Christopher Marlowe biography
BY DAVID ROSS, EDITOR
Christopher Marlowe was born in Canterbury in 1564, the same year as his great rival William Shakespeare. Though his father was only a shoemaker, Marlowe was educated at King's School and awarded a scholarship to Corpus Christi College, Cambridge. While at Corpus Christi he studied philosophy, history, and theology.
At this point Marlowe disappeared from university, and later speculation was that he was recruited by the government for espionage work. When he returned to Cambridge, Marlowe was refused his M.A. degree due to suspected Catholic sympathies, until the Queen's Privy Council intervened on his behalf.
In 1587 Marlowe left Cambridge again, this time for the life of a London playwright. His first major work, Tamburlaine the Great, was performed in that year.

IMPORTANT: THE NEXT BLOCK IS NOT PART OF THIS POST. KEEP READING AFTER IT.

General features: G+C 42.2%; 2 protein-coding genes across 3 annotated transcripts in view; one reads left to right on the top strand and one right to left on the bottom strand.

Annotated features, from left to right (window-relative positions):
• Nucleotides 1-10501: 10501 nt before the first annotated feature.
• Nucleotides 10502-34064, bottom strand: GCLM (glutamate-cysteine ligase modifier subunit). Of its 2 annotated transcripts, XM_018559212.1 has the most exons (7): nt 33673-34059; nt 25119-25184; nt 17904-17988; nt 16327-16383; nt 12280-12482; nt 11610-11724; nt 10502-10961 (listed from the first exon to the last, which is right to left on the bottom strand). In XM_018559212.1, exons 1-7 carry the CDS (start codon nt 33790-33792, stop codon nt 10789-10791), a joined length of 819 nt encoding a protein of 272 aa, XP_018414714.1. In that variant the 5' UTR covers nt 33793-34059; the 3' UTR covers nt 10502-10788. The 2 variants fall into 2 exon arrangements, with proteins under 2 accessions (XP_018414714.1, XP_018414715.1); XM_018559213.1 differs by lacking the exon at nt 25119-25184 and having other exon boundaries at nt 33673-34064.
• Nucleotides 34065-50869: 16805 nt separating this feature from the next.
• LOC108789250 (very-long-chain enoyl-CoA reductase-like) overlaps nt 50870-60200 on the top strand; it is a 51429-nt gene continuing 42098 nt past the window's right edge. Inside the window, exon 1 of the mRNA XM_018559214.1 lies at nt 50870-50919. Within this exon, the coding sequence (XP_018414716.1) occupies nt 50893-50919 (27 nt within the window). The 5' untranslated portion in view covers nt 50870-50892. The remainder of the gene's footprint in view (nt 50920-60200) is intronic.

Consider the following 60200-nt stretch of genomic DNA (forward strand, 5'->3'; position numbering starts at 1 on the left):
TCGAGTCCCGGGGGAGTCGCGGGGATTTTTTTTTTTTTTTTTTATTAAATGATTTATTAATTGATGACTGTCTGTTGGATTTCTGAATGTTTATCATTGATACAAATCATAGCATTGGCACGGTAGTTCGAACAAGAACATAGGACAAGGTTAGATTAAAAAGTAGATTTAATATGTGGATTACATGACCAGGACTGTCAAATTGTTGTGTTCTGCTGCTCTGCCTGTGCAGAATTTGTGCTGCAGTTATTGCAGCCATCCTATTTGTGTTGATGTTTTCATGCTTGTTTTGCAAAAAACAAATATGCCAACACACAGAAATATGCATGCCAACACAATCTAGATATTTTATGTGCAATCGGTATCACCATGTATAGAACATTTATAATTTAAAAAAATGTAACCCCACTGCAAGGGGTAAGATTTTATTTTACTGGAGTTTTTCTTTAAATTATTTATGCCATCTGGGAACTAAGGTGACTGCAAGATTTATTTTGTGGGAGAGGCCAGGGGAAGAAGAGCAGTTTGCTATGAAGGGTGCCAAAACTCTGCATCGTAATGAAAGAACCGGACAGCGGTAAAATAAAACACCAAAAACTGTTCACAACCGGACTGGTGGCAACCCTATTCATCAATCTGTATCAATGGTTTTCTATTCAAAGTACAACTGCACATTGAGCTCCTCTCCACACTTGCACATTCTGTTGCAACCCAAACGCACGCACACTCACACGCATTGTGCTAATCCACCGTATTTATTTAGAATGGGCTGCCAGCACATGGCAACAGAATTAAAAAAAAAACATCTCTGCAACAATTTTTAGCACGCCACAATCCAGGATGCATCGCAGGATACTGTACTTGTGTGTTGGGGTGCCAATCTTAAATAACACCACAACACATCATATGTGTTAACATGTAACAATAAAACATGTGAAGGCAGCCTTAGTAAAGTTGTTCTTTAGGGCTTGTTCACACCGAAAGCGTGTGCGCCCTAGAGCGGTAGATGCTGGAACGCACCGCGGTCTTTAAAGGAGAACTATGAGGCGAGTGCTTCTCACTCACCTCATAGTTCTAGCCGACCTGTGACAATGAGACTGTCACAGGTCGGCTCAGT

Christopher Marlowe was a quick-tempered man, quick to anger and quick to make enemies. He spent two weeks in Newgate Gaol in 1589, charged with murder, though he was later acquitted. Although suspected of a variety of crimes ranging from heresy to homosexuality, it seems clear that Marlowe's unknown government connections kept him out of serious trouble.
Marlowe's dramatic career was only to span six short years. In that time he wrote The Jew of Malta, The Tragical History of Doctor Faustus, The Queen of Carthage, Edward II, and The Massacre at Paris. His work ranged from tragedy to historical drama, but he also wrote popular poetry such as Hero and Leander, and The Passionate Shepherd ("Come live with me and be my love; and we shall all the pleasures prove...").
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